UCLA Basketball: The 5 Key Players To UCLA’s Success in 2012-13

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3. The Wear Twins

Hey, how sick are you of David and Travis Wear being bundled into one person basically? I am, but this post sounds a lot less attractive if it reads “6 Key Players…”

Deal with it.

Jokes aside, the Wear Twins are going to be crucial this upcoming season, for a couple of things. First, they’re going to have to adjust to the likelihood that neither is starting and both become relegated to becoming incredibly-key role players coming off the bench. UCLA lacked a crap-load of depth and though the starting unit was mediocre, seeing guys like the Wear Twins, who were crucial to that mediocre unit, become bench guys is a freaking dream.

Because they’re versatile guys. (Although we’ve stated before on here that Travis Wear is definitely one of UCLA’s best returning players, and by default, better than David.) Both are somewhat-competent on the boards and both can convert high-percentage shots, with both scoring at nearly a 50 percent clip (Travis scored at above 50 percent from the floor). Having smart bigs on the floor (never at the same time; that’s friggin’ disaster) coming off the bench for a stacked starting five is huge for a team that, just last season, rotated Josh Smith (who started often but played the minutes of a back-up) and the Wear Twins for size.

Having these guys on the floor with either the aforementioned Larry Drew II or the soon-to-be-mentioned Bruin will ensure that there’ll be offensive options that the distributors can pass to and rely on to convert the shots created for them.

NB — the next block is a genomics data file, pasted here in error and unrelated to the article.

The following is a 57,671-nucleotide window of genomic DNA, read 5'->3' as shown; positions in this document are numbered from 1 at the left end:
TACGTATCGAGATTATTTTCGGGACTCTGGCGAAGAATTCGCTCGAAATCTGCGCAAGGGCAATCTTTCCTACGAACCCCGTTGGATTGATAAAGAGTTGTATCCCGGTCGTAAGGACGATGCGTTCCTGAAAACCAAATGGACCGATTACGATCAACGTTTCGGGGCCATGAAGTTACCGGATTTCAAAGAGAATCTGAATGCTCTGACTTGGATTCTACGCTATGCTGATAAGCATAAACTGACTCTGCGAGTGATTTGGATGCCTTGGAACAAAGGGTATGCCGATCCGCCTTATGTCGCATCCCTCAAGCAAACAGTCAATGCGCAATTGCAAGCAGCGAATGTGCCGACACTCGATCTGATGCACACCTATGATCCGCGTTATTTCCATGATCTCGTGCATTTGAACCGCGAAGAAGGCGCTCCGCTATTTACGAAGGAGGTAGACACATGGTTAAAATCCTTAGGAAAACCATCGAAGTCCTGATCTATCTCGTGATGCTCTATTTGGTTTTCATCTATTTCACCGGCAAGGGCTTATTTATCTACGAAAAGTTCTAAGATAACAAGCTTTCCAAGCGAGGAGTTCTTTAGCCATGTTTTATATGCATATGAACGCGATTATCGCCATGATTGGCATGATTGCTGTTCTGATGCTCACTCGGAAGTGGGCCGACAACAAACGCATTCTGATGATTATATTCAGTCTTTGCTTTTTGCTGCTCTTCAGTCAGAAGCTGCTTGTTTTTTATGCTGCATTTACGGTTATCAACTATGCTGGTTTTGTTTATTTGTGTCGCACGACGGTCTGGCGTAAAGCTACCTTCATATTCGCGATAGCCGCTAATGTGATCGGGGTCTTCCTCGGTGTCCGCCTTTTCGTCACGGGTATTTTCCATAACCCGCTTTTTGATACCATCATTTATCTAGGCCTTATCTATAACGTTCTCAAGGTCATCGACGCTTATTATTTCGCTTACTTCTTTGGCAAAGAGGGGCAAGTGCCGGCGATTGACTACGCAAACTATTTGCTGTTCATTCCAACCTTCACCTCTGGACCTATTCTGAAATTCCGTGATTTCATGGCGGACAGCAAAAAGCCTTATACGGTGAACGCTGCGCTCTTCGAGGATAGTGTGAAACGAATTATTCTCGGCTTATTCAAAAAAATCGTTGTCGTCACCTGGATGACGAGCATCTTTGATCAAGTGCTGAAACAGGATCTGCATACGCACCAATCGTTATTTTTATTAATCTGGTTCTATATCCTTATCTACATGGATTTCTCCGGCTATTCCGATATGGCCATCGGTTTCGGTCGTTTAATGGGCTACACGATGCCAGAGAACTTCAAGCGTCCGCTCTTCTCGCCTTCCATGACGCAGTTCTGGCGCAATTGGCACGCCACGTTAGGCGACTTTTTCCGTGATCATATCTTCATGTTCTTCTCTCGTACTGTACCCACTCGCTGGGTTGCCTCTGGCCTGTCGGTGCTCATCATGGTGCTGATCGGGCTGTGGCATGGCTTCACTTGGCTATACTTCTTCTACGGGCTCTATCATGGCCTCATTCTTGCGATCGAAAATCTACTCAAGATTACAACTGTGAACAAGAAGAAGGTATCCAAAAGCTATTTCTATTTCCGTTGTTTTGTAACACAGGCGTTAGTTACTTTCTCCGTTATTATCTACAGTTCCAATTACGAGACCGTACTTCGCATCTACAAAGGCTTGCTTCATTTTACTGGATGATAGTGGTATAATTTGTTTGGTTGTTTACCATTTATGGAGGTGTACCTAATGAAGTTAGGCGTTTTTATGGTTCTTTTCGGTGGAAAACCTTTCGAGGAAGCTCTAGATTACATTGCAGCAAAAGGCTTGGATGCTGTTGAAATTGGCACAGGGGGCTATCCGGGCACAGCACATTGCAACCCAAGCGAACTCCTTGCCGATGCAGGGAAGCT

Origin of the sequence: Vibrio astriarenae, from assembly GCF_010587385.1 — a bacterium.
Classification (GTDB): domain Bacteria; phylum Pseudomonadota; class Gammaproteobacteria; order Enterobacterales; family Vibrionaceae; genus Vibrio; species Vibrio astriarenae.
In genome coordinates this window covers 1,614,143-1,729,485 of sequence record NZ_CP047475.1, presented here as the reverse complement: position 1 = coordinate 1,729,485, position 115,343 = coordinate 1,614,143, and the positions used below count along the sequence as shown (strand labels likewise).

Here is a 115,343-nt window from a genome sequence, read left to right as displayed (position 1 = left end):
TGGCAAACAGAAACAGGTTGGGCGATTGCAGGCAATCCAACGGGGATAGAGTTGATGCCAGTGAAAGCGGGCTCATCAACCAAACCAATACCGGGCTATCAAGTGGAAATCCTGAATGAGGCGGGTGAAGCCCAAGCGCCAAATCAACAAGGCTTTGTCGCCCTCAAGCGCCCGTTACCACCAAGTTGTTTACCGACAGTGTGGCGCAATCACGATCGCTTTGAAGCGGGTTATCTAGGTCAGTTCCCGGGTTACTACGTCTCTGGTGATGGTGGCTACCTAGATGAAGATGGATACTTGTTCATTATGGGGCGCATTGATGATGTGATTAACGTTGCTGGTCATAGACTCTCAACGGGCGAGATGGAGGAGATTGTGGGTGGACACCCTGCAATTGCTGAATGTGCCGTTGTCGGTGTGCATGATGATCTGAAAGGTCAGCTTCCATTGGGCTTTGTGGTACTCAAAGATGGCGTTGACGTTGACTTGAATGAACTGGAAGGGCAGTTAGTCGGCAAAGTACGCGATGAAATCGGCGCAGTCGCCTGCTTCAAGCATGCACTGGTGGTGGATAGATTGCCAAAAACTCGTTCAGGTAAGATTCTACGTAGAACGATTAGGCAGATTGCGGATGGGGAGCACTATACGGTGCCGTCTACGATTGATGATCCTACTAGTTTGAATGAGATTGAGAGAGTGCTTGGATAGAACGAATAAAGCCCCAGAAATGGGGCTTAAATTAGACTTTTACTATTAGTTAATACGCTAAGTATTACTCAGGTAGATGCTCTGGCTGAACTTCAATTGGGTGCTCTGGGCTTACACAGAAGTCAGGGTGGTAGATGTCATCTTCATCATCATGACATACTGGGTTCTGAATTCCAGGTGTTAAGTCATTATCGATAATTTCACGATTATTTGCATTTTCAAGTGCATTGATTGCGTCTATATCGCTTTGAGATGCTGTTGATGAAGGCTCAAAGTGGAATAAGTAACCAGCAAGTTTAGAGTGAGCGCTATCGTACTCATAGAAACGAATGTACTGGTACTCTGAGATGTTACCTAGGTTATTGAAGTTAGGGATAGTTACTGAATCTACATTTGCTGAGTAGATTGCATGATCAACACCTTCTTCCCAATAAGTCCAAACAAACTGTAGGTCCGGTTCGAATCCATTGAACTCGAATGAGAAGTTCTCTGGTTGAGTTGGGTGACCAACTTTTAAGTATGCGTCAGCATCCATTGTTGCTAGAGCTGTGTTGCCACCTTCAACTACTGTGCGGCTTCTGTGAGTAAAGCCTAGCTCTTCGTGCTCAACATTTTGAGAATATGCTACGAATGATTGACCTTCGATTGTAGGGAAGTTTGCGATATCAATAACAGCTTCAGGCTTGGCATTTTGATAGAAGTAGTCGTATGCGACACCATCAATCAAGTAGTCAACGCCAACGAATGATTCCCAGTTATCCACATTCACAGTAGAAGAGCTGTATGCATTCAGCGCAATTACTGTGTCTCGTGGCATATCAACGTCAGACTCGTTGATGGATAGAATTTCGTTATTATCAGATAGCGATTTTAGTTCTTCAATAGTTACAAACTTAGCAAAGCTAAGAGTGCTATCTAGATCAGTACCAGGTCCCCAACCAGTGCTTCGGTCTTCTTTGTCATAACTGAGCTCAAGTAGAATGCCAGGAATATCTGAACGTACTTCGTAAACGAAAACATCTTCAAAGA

Speaking of that soon-to-be-mentioned Bruin…

2. Kyle Anderson

We mentioned that Kyle Anderson might just be UCLA’s MVP in 2012-13. It all goes back to the same reasons we had Larry Drew II listed at No. 4 in this list, as well as Shabazz Muhammad at No. 5.

UCLA has no shot-creators, whether those shots are created for the ball-handler himself, or for another teammate.

If you’ve checked the scouting reports on this kid, he seems like the kind of player that is exactly what UCLA needs.

Because his entire game is predicated on distributing the ball and helping teammates get open by playing angles and creating space off the dribble. The dude’s dangerous from mid- to long-range meaning players can’t exactly lay off him and dare him to score from the perimeter, but he’s also got better handles than most small forwards can keep up with and too much size .– at 6’8” — for point guards to lock on. In essence, he’s match-up hell, which means he’s going to have a hell of an easier time creating open looks for his teammates.

And that’s crucial, because this team has some players that can score if they’re put in that position. The Wear Twins are great examples, but with Shabazz Muhammad being a perimeter threat, seeing a Kyle Anderson-Shabazz Muhammad pick-and-pop (or just a damn screen with any of those two, if Ben Howland got creative) would be hardwood orgasm.

As we’ve said, UCLA’s point guard position is the one that seems to be most crucial to UCLA’s success. Although Anderson is a point forward, his ability to play the point is no freaking joke, both from a passing perspective and a scoring perspective.

If this dude can play the role everyone in Westwood thinks he’ll play, he very well could be UCLA’s most important player.

Unless someone else gets it together. Continue on to the next page to see who is the most integral to UCLA’s success.